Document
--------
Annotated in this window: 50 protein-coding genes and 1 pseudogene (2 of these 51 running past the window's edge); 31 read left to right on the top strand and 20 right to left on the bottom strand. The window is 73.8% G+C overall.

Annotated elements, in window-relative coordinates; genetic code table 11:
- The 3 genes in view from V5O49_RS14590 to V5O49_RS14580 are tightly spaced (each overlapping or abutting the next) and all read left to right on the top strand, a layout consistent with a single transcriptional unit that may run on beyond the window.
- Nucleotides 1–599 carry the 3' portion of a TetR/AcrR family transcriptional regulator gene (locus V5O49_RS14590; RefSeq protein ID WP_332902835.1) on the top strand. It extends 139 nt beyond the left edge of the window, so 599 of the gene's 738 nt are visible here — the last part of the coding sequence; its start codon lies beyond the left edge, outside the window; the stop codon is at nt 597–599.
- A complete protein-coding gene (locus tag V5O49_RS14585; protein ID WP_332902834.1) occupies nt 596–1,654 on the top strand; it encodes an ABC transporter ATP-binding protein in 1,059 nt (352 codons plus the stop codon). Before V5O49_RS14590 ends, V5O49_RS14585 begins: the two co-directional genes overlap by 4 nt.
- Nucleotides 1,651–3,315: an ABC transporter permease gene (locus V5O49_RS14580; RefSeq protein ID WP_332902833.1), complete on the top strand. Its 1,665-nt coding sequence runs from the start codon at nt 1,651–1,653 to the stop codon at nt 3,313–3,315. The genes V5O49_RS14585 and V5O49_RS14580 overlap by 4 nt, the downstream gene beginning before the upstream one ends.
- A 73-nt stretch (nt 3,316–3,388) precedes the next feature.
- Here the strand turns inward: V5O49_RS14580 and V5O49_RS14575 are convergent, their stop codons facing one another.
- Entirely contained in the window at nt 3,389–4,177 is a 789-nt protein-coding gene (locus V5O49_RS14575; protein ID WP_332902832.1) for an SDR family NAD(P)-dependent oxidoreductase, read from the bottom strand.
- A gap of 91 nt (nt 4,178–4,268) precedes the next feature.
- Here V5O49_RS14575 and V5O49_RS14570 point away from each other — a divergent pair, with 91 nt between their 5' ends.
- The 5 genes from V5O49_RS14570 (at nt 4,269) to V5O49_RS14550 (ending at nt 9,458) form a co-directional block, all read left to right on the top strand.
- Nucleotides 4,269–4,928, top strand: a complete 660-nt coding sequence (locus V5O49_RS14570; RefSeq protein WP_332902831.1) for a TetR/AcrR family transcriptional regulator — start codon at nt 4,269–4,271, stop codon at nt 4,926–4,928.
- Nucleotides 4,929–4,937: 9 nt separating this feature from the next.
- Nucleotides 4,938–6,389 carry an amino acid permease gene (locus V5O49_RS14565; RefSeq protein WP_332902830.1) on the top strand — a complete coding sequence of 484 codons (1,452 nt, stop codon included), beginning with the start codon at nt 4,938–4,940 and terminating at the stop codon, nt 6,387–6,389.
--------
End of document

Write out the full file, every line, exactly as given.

Annotated in this window: 50 protein-coding genes and 1 pseudogene (2 of these 51 running past the window's edge); 31 read left to right on the top strand and 20 right to left on the bottom strand. The window is 73.8% G+C overall.

Annotated elements, in window-relative coordinates; genetic code table 11:
- The 3 genes in view from V5O49_RS14590 to V5O49_RS14580 are tightly spaced (each overlapping or abutting the next) and all read left to right on the top strand, a layout consistent with a single transcriptional unit that may run on beyond the window.
- Nucleotides 1–599 carry the 3' portion of a TetR/AcrR family transcriptional regulator gene (locus V5O49_RS14590; RefSeq protein ID WP_332902835.1) on the top strand. It extends 139 nt beyond the left edge of the window, so 599 of the gene's 738 nt are visible here — the last part of the coding sequence; its start codon lies beyond the left edge, outside the window; the stop codon is at nt 597–599.
- A complete protein-coding gene (locus tag V5O49_RS14585; protein ID WP_332902834.1) occupies nt 596–1,654 on the top strand; it encodes an ABC transporter ATP-binding protein in 1,059 nt (352 codons plus the stop codon). Before V5O49_RS14590 ends, V5O49_RS14585 begins: the two co-directional genes overlap by 4 nt.
- Nucleotides 1,651–3,315: an ABC transporter permease gene (locus V5O49_RS14580; RefSeq protein ID WP_332902833.1), complete on the top strand. Its 1,665-nt coding sequence runs from the start codon at nt 1,651–1,653 to the stop codon at nt 3,313–3,315. The genes V5O49_RS14585 and V5O49_RS14580 overlap by 4 nt, the downstream gene beginning before the upstream one ends.
- A 73-nt stretch (nt 3,316–3,388) precedes the next feature.
- Here the strand turns inward: V5O49_RS14580 and V5O49_RS14575 are convergent, their stop codons facing one another.
- Entirely contained in the window at nt 3,389–4,177 is a 789-nt protein-coding gene (locus V5O49_RS14575; protein ID WP_332902832.1) for an SDR family NAD(P)-dependent oxidoreductase, read from the bottom strand.
- A gap of 91 nt (nt 4,178–4,268) precedes the next feature.
- Here V5O49_RS14575 and V5O49_RS14570 point away from each other — a divergent pair, with 91 nt between their 5' ends.
- The 5 genes from V5O49_RS14570 (at nt 4,269) to V5O49_RS14550 (ending at nt 9,458) form a co-directional block, all read left to right on the top strand.
- Nucleotides 4,269–4,928, top strand: a complete 660-nt coding sequence (locus V5O49_RS14570; RefSeq protein WP_332902831.1) for a TetR/AcrR family transcriptional regulator — start codon at nt 4,269–4,271, stop codon at nt 4,926–4,928.
- Nucleotides 4,929–4,937: 9 nt separating this feature from the next.
- Nucleotides 4,938–6,389 carry an amino acid permease gene (locus V5O49_RS14565; RefSeq protein WP_332902830.1) on the top strand — a complete coding sequence of 484 codons (1,452 nt, stop codon included), beginning with the start codon at nt 4,938–4,940 and terminating at the stop codon, nt 6,387–6,389.